Mourning My Only Brother... And then Learning I Had Another All Along
I spent almost a decade learning to be an 'only' after Matthew died. The un-learning is almost as disorienting.
Illustration by Harry Woodgate | Edited by Lilly Dancyger
On a September night in 2016, I stayed up late, scouring my email and social media accounts for distractions: upcoming events, good news I'd overlooked, an acceptance of some sort lurking in my spam. One month earlier, I'd announced the sale of my first book – a coming-of-age memoir about the suicide of my only brother, Matthew, told through the series of cars my family and I drove.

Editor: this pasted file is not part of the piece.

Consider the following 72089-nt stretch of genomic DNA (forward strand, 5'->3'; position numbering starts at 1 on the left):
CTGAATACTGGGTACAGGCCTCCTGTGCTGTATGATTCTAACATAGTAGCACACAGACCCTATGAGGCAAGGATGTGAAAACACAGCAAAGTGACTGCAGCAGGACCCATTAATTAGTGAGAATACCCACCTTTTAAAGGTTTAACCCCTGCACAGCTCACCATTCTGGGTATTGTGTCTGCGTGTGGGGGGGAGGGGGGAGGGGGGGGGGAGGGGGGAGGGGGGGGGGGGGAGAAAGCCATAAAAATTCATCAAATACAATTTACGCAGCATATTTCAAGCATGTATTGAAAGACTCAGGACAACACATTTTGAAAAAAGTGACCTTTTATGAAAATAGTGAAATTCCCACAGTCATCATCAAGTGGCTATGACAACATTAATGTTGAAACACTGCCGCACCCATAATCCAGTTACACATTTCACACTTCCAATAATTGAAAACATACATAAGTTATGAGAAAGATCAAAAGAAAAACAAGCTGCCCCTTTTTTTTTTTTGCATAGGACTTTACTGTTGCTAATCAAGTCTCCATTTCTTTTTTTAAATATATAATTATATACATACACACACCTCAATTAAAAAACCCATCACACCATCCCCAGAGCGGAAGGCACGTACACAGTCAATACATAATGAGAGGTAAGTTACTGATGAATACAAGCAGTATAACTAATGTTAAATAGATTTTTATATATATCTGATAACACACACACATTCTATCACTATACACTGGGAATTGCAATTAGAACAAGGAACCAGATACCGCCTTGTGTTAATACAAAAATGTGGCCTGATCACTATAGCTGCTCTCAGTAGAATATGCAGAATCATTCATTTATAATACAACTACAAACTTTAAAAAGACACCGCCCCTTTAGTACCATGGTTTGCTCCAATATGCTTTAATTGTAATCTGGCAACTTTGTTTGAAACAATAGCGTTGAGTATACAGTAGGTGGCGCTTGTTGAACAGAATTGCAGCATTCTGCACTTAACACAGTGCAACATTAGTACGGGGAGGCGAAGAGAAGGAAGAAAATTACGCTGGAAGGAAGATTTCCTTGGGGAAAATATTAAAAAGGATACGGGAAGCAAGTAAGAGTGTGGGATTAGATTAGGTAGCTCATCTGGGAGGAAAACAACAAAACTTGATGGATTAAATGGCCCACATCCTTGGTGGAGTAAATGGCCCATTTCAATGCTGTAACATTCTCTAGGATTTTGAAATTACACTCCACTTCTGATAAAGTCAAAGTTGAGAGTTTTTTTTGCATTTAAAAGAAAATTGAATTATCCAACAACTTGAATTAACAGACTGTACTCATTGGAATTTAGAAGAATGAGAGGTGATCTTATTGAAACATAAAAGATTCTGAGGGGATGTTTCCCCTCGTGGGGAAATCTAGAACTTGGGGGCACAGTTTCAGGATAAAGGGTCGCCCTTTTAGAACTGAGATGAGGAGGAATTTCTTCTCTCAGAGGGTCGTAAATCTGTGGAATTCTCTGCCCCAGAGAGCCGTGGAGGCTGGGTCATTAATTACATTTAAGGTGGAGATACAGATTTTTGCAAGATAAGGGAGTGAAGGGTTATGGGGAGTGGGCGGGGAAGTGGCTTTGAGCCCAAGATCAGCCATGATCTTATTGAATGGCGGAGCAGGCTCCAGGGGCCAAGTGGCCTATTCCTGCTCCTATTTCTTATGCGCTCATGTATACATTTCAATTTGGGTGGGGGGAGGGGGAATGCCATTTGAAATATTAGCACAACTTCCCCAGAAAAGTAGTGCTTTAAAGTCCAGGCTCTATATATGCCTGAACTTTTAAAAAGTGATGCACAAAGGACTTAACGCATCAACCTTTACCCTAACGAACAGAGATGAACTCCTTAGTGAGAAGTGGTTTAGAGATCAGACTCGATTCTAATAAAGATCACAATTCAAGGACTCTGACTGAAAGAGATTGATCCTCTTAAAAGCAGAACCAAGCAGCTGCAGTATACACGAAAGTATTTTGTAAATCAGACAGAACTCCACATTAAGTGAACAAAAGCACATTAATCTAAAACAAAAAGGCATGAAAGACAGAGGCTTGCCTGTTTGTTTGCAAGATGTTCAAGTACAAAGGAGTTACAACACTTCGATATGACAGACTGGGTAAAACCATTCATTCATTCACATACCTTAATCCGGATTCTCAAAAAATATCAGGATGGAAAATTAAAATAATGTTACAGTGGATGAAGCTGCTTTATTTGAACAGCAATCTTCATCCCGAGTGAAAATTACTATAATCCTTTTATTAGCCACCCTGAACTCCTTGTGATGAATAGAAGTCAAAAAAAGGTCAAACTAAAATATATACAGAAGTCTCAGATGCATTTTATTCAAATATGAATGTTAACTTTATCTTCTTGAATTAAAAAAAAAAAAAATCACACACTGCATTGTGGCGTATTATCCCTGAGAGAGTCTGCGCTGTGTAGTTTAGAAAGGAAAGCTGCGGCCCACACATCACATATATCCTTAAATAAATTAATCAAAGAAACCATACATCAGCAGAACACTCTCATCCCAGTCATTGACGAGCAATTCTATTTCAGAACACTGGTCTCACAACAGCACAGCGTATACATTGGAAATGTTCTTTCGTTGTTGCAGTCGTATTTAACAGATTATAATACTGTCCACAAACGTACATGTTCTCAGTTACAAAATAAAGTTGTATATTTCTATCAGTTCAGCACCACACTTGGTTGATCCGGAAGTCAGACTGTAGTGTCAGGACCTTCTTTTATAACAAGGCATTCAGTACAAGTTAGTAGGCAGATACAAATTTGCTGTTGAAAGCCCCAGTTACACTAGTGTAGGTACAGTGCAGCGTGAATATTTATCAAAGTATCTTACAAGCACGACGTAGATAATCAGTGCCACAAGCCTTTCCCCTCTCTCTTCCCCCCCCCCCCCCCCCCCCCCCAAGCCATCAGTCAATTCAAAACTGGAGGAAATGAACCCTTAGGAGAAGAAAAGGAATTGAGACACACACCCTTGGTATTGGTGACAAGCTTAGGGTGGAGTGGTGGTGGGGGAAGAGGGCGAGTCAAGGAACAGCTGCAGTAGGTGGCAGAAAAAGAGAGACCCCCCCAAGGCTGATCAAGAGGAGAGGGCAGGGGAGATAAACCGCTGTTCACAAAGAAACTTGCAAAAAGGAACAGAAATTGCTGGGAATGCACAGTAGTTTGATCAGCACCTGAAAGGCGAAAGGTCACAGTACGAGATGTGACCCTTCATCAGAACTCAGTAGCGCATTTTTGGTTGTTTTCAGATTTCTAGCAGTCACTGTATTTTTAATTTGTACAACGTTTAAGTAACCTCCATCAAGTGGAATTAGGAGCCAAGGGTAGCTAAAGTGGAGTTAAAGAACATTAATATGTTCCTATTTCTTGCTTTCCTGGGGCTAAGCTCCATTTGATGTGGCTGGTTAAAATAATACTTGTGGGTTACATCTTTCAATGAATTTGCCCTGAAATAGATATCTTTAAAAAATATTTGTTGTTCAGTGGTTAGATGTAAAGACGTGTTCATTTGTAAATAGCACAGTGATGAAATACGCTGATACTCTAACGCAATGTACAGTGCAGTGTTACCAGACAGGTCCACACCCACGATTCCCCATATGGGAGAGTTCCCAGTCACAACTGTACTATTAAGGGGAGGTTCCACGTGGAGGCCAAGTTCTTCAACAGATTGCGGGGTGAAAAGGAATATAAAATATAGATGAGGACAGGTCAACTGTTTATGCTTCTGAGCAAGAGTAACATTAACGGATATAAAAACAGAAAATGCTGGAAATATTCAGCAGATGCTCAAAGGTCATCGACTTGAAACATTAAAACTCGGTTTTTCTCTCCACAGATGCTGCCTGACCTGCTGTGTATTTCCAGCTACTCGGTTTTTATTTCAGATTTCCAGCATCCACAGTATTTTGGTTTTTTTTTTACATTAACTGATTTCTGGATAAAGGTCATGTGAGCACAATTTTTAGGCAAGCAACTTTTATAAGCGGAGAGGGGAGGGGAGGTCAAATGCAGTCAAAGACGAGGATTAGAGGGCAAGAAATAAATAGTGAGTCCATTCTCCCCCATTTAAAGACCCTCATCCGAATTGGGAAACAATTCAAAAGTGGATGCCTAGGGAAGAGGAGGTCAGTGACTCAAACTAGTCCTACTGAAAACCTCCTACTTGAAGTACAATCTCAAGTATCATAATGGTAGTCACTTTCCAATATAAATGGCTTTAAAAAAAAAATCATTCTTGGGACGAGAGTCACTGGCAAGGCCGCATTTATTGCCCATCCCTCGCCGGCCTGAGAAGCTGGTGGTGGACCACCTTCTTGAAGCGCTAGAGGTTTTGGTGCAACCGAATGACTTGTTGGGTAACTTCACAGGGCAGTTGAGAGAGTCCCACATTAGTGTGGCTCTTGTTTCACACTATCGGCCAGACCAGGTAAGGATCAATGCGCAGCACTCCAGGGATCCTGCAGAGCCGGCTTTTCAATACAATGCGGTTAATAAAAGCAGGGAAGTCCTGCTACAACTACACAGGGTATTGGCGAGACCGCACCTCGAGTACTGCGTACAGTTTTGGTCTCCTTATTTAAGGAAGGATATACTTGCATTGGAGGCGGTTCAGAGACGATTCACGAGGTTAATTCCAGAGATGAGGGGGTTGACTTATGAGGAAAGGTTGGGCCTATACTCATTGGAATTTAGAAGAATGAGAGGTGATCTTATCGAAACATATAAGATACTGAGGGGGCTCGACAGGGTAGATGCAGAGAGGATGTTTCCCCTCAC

I’d worked on this book for years. I’d written through grief, divorce, depression, and solo parenting two small children. At times, I’d fall into an episode of despair and self-doubt. Who was I to tell my brother’s story? Just me. Matthew Stephenson’s kid-sister. Missy, he’d called me.
When the book sold, a feeling I didn’t expect overcame me: grief, and fear, over letting go of my brother’s story. When he was alive, we had a relationship, as siblings, that only the two of us understood. He was my brother, my closest DNA match in the universe, and I co…